Contact. For further information contact the Senior Clinical Research Practitioner at Hammersmith Hospital: email@example.com
Imperial Clinical Trials Unit – Department of Surgery and Cancer, Imperial College, Hammersmith Hospital, Du Cane Road, London W12 0NN
This study aims to look at CUP tumours in more detail to understand better the spread of the cancer and potentially find the tumour origins. Participants would be asked to agree to have samples of their tumours taken after death as well as blood to supplement samples taken during diagnosis and treatment. Even from only a small number of participants studies such as this enable a wealth of unique, detailed information about a tumour including genetic changes, tumour environment and immune interactions and may reveal why the tumours origins have remained unknown. Results from this study will not directly benefit the participants but will contribute to greater understanding of CUP tumours for future patients.
Further information can be obtained by emailing firstname.lastname@example.org
funded by NCRI/CRUK and co-ordinated by the CRUK Clinical Trials Unit in Glasgow. There are more details here. The study is in two parts: the aim of the first (translational) part is to prospectively validate new tools in diagnosis (including molecular profiling, metabonomics of blood and urine for response and toxicity prediction and a proposed immunohistochemistry classifier). The hope is that, in the future, scientists can find a diagnostic indicator of the primary site simply, rather than trying a whole barrage of investigations. Patients in whom a primary site is not identified can then be entered into the second (clinical) part of the trial. This part aims to establish the efficacy of the ECX chemo regimen (ECX stands for the drugs: Epirubicin, Cisplatin and Capecitabine) with and without Vandetanib (an inhibitor of different intracellular signaling pathways involved in tumour growth, progression, and angiogenesis). The treatment will last initially for 3 months and there will be subsequent monitoring. Patients can withdraw from the trial at any time without giving a reason. The trial may help in the future with selecting the best chemotherapy for patients with CUP. Overall, this study should allow a more logical framework to be derived, both clinically and biologically, as to how highly metastatic cancers may be efficiently and economically investigated and managed in the future. It will be some years before the findings are available from this trial.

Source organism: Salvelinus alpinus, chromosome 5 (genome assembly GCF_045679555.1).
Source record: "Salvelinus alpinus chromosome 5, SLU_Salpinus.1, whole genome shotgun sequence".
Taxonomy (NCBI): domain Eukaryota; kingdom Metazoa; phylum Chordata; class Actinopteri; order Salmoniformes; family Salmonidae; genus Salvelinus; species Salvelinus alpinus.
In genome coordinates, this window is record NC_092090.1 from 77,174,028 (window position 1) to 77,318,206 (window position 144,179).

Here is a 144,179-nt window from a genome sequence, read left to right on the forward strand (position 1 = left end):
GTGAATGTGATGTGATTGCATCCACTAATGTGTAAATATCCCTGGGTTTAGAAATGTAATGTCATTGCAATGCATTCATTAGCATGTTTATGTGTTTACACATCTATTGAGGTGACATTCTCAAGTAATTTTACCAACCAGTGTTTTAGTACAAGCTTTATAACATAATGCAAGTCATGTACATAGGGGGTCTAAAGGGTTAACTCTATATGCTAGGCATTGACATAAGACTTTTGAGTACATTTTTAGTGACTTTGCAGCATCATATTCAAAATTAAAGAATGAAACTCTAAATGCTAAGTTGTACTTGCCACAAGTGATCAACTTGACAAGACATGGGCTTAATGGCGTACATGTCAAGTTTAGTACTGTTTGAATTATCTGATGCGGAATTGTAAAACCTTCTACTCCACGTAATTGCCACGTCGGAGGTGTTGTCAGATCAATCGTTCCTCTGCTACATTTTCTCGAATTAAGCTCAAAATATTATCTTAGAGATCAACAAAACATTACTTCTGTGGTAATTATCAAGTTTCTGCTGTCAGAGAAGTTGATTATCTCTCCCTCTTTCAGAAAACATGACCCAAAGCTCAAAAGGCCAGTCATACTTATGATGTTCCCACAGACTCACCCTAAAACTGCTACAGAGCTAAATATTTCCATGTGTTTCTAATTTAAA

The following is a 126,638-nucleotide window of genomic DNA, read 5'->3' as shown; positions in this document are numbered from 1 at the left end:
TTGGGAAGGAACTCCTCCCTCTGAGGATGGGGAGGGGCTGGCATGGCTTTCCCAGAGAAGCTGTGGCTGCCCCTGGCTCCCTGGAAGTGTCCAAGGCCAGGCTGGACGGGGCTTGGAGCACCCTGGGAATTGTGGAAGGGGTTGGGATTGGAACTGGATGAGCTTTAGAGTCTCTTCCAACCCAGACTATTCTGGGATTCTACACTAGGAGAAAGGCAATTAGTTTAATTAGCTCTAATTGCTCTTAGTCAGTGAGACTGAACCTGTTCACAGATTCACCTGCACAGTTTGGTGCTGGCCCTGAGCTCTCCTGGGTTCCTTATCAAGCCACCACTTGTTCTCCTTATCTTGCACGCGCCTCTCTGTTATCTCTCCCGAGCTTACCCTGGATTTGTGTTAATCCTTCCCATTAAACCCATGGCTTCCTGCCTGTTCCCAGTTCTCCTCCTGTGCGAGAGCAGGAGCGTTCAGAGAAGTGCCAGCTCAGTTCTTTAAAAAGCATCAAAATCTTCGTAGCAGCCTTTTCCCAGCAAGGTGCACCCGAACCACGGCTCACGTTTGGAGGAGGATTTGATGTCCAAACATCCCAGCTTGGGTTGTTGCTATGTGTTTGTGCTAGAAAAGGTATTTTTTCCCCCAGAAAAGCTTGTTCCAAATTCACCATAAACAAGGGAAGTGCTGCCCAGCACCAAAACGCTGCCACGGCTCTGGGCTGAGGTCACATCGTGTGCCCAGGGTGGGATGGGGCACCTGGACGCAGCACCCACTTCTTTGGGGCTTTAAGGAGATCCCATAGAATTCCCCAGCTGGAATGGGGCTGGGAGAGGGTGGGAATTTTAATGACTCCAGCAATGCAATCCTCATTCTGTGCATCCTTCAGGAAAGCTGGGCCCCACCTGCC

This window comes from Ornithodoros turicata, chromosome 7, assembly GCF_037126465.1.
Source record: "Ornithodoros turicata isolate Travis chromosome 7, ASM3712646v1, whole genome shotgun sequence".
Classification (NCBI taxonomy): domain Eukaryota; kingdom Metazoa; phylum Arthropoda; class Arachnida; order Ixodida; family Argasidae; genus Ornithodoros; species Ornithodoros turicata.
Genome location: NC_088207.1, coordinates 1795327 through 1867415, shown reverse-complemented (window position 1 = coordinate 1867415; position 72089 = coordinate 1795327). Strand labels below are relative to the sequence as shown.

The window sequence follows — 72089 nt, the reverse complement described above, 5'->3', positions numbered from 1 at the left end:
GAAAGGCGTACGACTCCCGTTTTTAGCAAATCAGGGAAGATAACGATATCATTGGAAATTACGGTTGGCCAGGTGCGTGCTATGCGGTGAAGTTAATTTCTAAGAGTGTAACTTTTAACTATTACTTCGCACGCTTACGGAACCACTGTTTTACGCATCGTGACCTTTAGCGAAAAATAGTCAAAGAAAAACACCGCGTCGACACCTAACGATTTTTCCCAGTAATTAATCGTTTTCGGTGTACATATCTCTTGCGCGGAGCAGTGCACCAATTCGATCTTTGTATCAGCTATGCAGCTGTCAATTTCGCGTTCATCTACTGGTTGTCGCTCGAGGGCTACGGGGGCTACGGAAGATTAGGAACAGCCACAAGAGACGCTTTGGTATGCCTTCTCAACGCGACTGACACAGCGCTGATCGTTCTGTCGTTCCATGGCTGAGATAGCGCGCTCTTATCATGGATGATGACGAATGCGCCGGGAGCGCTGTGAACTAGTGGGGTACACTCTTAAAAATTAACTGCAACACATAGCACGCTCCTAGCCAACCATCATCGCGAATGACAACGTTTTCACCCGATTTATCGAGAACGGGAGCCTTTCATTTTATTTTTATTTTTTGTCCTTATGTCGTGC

For general information about trials in the UK see http://www.cancerhelp.org.uk/trials/finding/how-do-you-find-a-trial
CUP biology. Study in Greece on CUP biology as part of a multinational TCGA study. 25 patients with CUP managed at cancer centers affiliated with HeCOG (Hellenic Cooperative Oncology Group), whose formalin-fixed paraffin-embedded (FFPE) tumour blocks and clinicopathological data are stored in the Department of Medical Oncology, University of Ioannina. FFPE biopsies from another 25 patients with metastatic solid tumours (lung, breast, colorectal, pancreatic, cholangiocarcinoma) will be studied as a control population.
GEFCAPI 04 (a la carte) NOW CLOSED
ThisPhase III trial began in 2010 under the auspices of the Groupe d’Etude des Carcinomes de Primitifs Inconnus (GEFCAPI) with the co-operation of investigators from the Netherlands, Denmark, and Sweden.. The study is a phase III randomized trial with the aim of demonstrating the superiority of a molecular analysis-oriented treatment versus empiric chemotherapy in patients with CUP. After accrual, patients will be randomized to receive: either the Cisplatin-Gemcitabine regimen (arm A) – or a treatment considered as standard at the time of patient inclusion based on the primary cancer suspected by the Pathwork Tissue Of Origin® Test, which may consist in a chemotherapy regimen and/or a so-called targeted therapy (arm B).